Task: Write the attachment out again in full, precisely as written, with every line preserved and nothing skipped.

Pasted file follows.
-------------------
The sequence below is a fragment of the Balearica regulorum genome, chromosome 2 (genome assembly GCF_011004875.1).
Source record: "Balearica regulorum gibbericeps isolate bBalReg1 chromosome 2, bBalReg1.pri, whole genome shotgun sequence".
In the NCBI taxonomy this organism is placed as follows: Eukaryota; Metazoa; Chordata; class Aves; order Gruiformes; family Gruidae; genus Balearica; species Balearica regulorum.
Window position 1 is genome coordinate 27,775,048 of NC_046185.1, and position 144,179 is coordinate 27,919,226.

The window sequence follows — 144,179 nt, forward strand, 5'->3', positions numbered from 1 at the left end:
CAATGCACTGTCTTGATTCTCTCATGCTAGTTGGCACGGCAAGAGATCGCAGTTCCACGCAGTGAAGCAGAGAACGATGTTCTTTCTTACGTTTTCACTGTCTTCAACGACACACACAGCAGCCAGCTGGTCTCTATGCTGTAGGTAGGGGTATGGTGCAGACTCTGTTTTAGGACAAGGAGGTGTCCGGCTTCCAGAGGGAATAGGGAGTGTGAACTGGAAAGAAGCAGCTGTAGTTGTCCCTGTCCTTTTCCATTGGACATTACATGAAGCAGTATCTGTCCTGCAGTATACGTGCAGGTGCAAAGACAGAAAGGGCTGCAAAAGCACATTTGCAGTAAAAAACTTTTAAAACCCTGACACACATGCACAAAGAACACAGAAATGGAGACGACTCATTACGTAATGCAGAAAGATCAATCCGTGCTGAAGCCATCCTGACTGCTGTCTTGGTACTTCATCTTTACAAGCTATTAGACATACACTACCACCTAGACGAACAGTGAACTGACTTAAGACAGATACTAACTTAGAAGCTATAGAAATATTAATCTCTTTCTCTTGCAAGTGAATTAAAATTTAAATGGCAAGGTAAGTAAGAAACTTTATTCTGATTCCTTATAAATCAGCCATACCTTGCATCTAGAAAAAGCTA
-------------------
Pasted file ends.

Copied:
The sequence below is a fragment of the Balearica regulorum genome, chromosome 2 (genome assembly GCF_011004875.1).
Source record: "Balearica regulorum gibbericeps isolate bBalReg1 chromosome 2, bBalReg1.pri, whole genome shotgun sequence".
In the NCBI taxonomy this organism is placed as follows: Eukaryota; Metazoa; Chordata; class Aves; order Gruiformes; family Gruidae; genus Balearica; species Balearica regulorum.
Window position 1 is genome coordinate 27,775,048 of NC_046185.1, and position 144,179 is coordinate 27,919,226.

The window sequence follows — 144,179 nt, forward strand, 5'->3', positions numbered from 1 at the left end:
CAATGCACTGTCTTGATTCTCTCATGCTAGTTGGCACGGCAAGAGATCGCAGTTCCACGCAGTGAAGCAGAGAACGATGTTCTTTCTTACGTTTTCACTGTCTTCAACGACACACACAGCAGCCAGCTGGTCTCTATGCTGTAGGTAGGGGTATGGTGCAGACTCTGTTTTAGGACAAGGAGGTGTCCGGCTTCCAGAGGGAATAGGGAGTGTGAACTGGAAAGAAGCAGCTGTAGTTGTCCCTGTCCTTTTCCATTGGACATTACATGAAGCAGTATCTGTCCTGCAGTATACGTGCAGGTGCAAAGACAGAAAGGGCTGCAAAAGCACATTTGCAGTAAAAAACTTTTAAAACCCTGACACACATGCACAAAGAACACAGAAATGGAGACGACTCATTACGTAATGCAGAAAGATCAATCCGTGCTGAAGCCATCCTGACTGCTGTCTTGGTACTTCATCTTTACAAGCTATTAGACATACACTACCACCTAGACGAACAGTGAACTGACTTAAGACAGATACTAACTTAGAAGCTATAGAAATATTAATCTCTTTCTCTTGCAAGTGAATTAAAATTTAAATGGCAAGGTAAGTAAGAAACTTTATTCTGATTCCTTATAAATCAGCCATACCTTGCATCTAGAAAAAGCTA